In R v MCB; Ex parte Attorney-General (Qld) [2014] QCA 151, the offender was 20 years old and his victim was the eight year old son of neighbours.  The offender fellated the boy and induced the boy to fellate him.  He took photographs of the acts and then destroyed his phone to prevent police recovering the evidence.  He did not use any violence or threats against his victim.  This Court did not disturb a sentence of three years imprisonment, suspended after nine months, for an operational period of five years, together with sentences of nine months’ imprisonment with three years’ probation for several offences of indecent treatment.  A term of imprisonment of three years for the rape offence was undoubtedly within the scope of discretion.
  8. [8]
    The prosecutor had submitted that a sentence of three years imprisonment would be appropriate in the case.  In his own submissions, Mr Heelan, of counsel, for the respondent, accepted three years as an appropriate term of imprisonment and then submitted that a sentence of that order should be suspended after the respondent had served 12 months of it.
  9. [9]
    Mr Heelan directed Judge Sheridan’s attention to the question whether to suspend the sentence or whether, alternatively, she should order that the respondent be eligible for parole after serving a year instead.  He submitted, for several reasons, that suspension was the preferable course.  One of these was that the effect of Mr Heelan’s client’s convictions would render him liable to the regime imposed on sexual offenders by the Child Protection (Offender Reporting and Offender Prohibition Order) Act 2004 (Qld).  The reporting requirements imposed by that Act, he submitted, would result in the respondent being under a great deal of supervision, whether he was released on parole or not.
  10. [10]
    Mr Heelan also submitted that the respondent’s disclosure of the acts that constituted count 3 entitled him to a discount on his sentence for the reasons explained in AB v The Queen (1999) 198 CLR 111.  This too, he submitted, supported a suspension of a sentence as a mitigation of sentence rather than setting an early parole eligibility date.  A parole eligibility date might see the respondent remaining in prison for a substantial period after that date, said Mr Heelan.  He also pointed to several other mitigating factors to support this submission, but it is not necessary to refer to these.
  11. [11]
    Earlier, the prosecutor had submitted that the discount factor referred to, AB v The Queen, should or perhaps could only apply to the sentence on count 3, the offence that the respondent had disclosed to police.  Immediately after the respondent’s counsel had concluded his submissions, Judge Sheridan asked the prosecutor whether that factor could influence all three sentences rather than only the sentence for count 3.  Her Honour referred to the benefit of AB v The Queen, as put by Mr Heelan, being given effect by way of what she referred to as the global structure of the sentence.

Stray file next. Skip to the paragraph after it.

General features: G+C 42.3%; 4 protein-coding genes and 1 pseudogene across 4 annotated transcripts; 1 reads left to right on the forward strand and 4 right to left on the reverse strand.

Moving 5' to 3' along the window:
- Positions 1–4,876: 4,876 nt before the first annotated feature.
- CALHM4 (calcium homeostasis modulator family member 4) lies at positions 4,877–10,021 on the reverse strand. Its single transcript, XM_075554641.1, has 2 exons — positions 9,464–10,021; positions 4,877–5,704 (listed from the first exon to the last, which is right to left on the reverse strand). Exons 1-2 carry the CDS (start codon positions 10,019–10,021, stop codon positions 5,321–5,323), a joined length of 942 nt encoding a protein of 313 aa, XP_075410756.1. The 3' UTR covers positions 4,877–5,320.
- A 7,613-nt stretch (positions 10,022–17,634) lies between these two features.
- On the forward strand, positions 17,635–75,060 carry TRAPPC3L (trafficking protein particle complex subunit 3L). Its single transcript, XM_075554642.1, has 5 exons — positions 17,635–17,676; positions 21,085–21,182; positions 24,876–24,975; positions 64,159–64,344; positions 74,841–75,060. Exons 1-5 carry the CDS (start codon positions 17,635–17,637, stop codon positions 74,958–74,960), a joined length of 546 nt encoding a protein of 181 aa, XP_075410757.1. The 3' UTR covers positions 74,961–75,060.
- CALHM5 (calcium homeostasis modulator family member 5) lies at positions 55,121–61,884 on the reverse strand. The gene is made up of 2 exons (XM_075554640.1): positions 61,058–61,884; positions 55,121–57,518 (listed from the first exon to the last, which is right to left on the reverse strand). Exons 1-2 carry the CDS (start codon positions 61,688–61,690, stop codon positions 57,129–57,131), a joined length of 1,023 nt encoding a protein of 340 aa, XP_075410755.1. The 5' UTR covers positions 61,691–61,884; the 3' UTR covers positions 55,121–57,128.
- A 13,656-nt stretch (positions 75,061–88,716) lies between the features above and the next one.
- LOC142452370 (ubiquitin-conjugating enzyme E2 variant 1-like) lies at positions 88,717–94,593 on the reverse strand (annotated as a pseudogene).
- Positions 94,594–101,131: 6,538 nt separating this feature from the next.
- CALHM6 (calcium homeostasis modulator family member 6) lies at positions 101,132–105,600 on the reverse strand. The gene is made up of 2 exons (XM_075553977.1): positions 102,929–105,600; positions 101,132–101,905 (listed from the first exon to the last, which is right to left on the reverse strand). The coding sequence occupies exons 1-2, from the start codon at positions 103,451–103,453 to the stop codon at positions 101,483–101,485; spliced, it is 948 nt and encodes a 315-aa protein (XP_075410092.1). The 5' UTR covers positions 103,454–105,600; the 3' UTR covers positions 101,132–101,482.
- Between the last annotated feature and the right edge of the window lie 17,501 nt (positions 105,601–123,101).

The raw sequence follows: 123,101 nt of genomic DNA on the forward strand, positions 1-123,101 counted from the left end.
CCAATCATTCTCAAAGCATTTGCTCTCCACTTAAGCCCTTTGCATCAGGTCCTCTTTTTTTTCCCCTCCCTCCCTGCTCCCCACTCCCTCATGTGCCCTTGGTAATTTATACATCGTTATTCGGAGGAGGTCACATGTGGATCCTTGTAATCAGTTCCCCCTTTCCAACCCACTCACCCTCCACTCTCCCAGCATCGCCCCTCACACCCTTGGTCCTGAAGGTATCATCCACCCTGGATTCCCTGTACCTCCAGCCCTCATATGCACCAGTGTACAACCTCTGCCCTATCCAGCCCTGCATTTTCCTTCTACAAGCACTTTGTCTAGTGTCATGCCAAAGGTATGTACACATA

12. [12]
    The prosecutor correctly accepted that the AB v The Queen factor could properly influence all three sentences.  She added that there were mitigating factors in this particular case that would “allow your Honour to certainly approach it that way”.  Otherwise, the prosecutor did not make any reply to Mr Heelan’s submissions about the form of orders that should be made.
  13. [13]
    It was in the circumstances of those submissions having been made by the parties that Judge Sheridan sentenced the respondent.  Having observed that a term of imprisonment of three years was appropriate, her Honour said:

“Your counsel referred to the mitigating factors.  In particular your level of cooperation, which does entitle you to the benefit of the principles in AB v The Queen, and your level of deep remorse and guilt, and the expressions of apology which are genuinely given.  I accept those submissions, and I consider it is appropriate to structure the sentence as proposed by your counsel.”

  1. [14]
    The Attorney-General submits that the suspension of the sentence after a year failed to give any effect to the factor of community protection after the respondent’s release.  This factor, it has been submitted on appeal, was paramount.  The submission is that the respondent’s release “without the benefit of a structured program of supervision designed to bolster the respondent’s prospects of rehabilitation and to protect the community” means that the sentence for rape was manifestly inadequate.
  2. [15]
    There are two problems with this submission.  First, no such submission was made to Judge Sheridan, even after her Honour had raised the significance of AB v The Queen as a mitigating factor and upon which the respondent had relied expressly to support a suspension of his sentence.  On the contrary, the prosecutor’s submission can clearly be read and, in my opinion, should be read as an acknowledgement that the order put forward by Mr Heelan in reliance partly upon that case would be an order that was within the scope of proper sentencing discretion in this case.  Mr Heaton QC submitted that it was not entirely clear whether the prosecutor was actually acknowledging as much.  In my view, lack of clarity is not a point in favour of this appeal.  It should have been made perfectly clear by the prosecutor what she meant.  I think that she did.
  3. [16]
    In R v Wilton (1981) 28 SASR 362, the sentencing judge has similarly accepted a submission from defence counsel that he should suspend a sentence of imprisonment.  The Crown made no contrary submission and the Judge made the order accordingly.  The Attorney-General then appealed and submitted that the sentencing discretion had miscarried because the sentence had been suspended.
  4. [17]